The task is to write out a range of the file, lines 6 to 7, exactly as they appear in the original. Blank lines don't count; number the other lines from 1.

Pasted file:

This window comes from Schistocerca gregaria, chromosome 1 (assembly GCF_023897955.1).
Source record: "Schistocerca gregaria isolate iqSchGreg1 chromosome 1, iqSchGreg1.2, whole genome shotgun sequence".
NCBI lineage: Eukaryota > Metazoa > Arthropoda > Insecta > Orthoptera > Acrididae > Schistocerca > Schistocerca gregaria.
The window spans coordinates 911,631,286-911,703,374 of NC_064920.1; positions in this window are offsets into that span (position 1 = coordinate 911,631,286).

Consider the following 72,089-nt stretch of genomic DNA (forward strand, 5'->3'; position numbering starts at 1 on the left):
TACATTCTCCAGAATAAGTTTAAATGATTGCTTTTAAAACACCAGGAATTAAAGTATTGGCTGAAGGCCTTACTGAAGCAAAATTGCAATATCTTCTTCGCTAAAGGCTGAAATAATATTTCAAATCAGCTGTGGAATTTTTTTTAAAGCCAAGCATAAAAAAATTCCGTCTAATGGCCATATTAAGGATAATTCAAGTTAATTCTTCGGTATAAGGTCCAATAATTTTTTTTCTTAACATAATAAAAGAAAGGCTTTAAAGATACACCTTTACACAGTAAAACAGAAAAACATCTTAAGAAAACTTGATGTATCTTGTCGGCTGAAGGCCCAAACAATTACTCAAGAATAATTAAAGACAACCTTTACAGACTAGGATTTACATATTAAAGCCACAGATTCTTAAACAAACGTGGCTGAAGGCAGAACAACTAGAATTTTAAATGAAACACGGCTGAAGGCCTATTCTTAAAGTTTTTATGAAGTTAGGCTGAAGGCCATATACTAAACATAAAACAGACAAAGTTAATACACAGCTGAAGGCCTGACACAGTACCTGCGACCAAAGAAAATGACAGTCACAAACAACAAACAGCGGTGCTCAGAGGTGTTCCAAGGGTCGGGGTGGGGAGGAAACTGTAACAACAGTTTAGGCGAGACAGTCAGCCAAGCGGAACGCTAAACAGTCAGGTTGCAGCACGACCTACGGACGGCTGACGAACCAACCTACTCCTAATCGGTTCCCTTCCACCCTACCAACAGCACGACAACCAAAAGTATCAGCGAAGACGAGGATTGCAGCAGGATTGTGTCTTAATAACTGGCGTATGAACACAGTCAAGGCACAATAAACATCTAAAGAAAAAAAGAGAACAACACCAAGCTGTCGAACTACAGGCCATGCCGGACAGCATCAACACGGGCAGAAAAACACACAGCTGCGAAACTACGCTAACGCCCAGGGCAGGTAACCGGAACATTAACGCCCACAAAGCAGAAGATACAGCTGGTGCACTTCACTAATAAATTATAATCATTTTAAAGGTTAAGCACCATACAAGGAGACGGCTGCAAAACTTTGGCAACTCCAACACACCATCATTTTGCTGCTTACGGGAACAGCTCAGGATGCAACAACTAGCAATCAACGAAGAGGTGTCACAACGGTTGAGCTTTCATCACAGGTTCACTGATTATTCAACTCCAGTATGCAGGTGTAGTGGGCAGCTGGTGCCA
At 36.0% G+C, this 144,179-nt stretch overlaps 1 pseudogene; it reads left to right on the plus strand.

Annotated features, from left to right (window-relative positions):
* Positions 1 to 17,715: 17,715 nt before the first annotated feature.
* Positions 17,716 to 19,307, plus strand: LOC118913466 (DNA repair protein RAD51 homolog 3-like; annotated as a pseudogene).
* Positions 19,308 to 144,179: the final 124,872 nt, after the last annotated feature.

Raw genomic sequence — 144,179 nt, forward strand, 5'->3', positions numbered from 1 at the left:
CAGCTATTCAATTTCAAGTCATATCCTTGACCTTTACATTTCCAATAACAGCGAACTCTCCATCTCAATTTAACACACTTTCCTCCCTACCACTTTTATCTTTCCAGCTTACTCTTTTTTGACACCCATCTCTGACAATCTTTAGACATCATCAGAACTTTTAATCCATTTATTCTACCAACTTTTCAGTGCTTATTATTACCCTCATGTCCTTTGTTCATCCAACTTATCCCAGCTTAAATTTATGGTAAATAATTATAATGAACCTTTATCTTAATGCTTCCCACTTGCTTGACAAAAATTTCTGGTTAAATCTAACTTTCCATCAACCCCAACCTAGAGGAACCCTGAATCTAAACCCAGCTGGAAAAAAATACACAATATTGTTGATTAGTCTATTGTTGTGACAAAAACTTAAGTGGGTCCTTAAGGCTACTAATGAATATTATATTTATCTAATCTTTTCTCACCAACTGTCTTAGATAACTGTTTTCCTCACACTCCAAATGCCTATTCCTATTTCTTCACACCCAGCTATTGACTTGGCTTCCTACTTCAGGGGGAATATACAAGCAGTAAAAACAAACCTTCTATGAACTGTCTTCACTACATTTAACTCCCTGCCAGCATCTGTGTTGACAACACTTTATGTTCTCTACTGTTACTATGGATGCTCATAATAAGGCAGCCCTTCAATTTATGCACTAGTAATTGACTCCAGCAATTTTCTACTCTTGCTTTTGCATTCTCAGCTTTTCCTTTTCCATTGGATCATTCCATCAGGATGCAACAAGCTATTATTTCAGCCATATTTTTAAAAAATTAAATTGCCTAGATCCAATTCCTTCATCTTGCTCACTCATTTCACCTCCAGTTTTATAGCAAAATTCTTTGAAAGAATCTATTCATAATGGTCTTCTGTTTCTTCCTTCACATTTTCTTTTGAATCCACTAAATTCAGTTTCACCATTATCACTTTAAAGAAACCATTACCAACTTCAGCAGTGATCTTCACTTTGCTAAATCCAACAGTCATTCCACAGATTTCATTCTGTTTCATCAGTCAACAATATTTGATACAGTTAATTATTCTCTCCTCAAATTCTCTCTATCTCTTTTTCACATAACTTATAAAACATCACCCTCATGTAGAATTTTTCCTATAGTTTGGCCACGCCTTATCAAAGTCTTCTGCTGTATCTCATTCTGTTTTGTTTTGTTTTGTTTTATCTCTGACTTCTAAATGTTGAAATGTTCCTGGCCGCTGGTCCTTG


TACATTCTCCAGAATAAGTTTAAATGATTGCTTTTAAAACACCAGGAATTAAAGTATTGGCTGAAGGCCTTACTGAAGCAAAATTGCAATATCTTCTTCGCTAAAGGCTGAAATAATATTTCAAATCAGCTGTGGAATTTTTTTTAAAGCCAAGCATAAAAAAATTCCGTCTAATGGCCATATTAAGGATAATTCAAGTTAATTCTTCGGTATAAGGTCCAATAATTTTTTTTCTTAACATAATAAAAGAAAGGCTTTAAAGATACACCTTTACACAGTAAAACAGAAAAACATCTTAAGAAAACTTGATGTATCTTGTCGGCTGAAGGCCCAAACAATTACTCAAGAATAATTAAAGACAACCTTTACAGACTAGGATTTACATATTAAAGCCACAGATTCTTAAACAAACGTGGCTGAAGGCAGAACAACTAGAATTTTAAATGAAACACGGCTGAAGGCCTATTCTTAAAGTTTTTATGAAGTTAGGCTGAAGGCCATATACTAAACATAAAACAGACAAAGTTAATACACAGCTGAAGGCCTGACACAGTACCTGCGACCAAAGAAAATGACAGTCACAAACAACAAACAGCGGTGCTCAGAGGTGTTCCAAGGGTCGGGGTGGGGAGGAAACTGTAACAACAGTTTAGGCGAGACAGTCAGCCAAGCGGAACGCTAAACAGTCAGGTTGCAGCACGACCTACGGACGGCTGACGAACCAACCTACTCCTAATCGGTTCCCTTCCACCCTACCAACAGCACGACAACCAAAAGTATCAGCGAAGACGAGGATTGCAGCAGGATTGTGTCTTAATAACTGGCGTATGAACACAGTCAAGGCACAATAAACATCTAAAGAAAAAAAGAGAACAACACCAAGCTGTCGAACTACAGGCCATGCCGGACAGCATCAACACGGGCAGAAAAACACACAGCTGCGAAACTACGCTAACGCCCAGGGCAGGTAACCGGAACATTAACGCCCACAAAGCAGAAGATACAGCTGGTGCACTTCACTAATAAATTATAATCATTTTAAAGGTTAAGCACCATACAAGGAGACGGCTGCAAAACTTTGGCAACTCCAACACACCATCATTTTGCTGCTTACGGGAACAGCTCAGGATGCAACAACTAGCAATCAACGAAGAGGTGTCACAACGGTTGAGCTTTCATCACAGGTTCACTGATTATTCAACTCCAGTATGCAGGTGTAGTGGGCAGCTGGTGCCA
At 36.0% G+C, this 144,179-nt stretch overlaps 1 pseudogene; it reads left to right on the plus strand.